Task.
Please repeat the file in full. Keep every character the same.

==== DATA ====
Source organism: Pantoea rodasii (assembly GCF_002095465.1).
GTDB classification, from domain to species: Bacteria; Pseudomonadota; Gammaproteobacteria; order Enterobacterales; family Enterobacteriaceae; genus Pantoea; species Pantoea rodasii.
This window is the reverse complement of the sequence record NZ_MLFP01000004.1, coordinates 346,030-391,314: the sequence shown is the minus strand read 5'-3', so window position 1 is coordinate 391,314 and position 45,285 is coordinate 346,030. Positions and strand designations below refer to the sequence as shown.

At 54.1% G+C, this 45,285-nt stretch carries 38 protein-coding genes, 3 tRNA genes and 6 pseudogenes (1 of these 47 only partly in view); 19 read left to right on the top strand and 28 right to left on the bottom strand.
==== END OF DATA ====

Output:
Source organism: Pantoea rodasii (assembly GCF_002095465.1).
GTDB classification, from domain to species: Bacteria; Pseudomonadota; Gammaproteobacteria; order Enterobacterales; family Enterobacteriaceae; genus Pantoea; species Pantoea rodasii.
This window is the reverse complement of the sequence record NZ_MLFP01000004.1, coordinates 346,030-391,314: the sequence shown is the minus strand read 5'-3', so window position 1 is coordinate 391,314 and position 45,285 is coordinate 346,030. Positions and strand designations below refer to the sequence as shown.

At 54.1% G+C, this 45,285-nt stretch carries 38 protein-coding genes, 3 tRNA genes and 6 pseudogenes (1 of these 47 only partly in view); 19 read left to right on the top strand and 28 right to left on the bottom strand.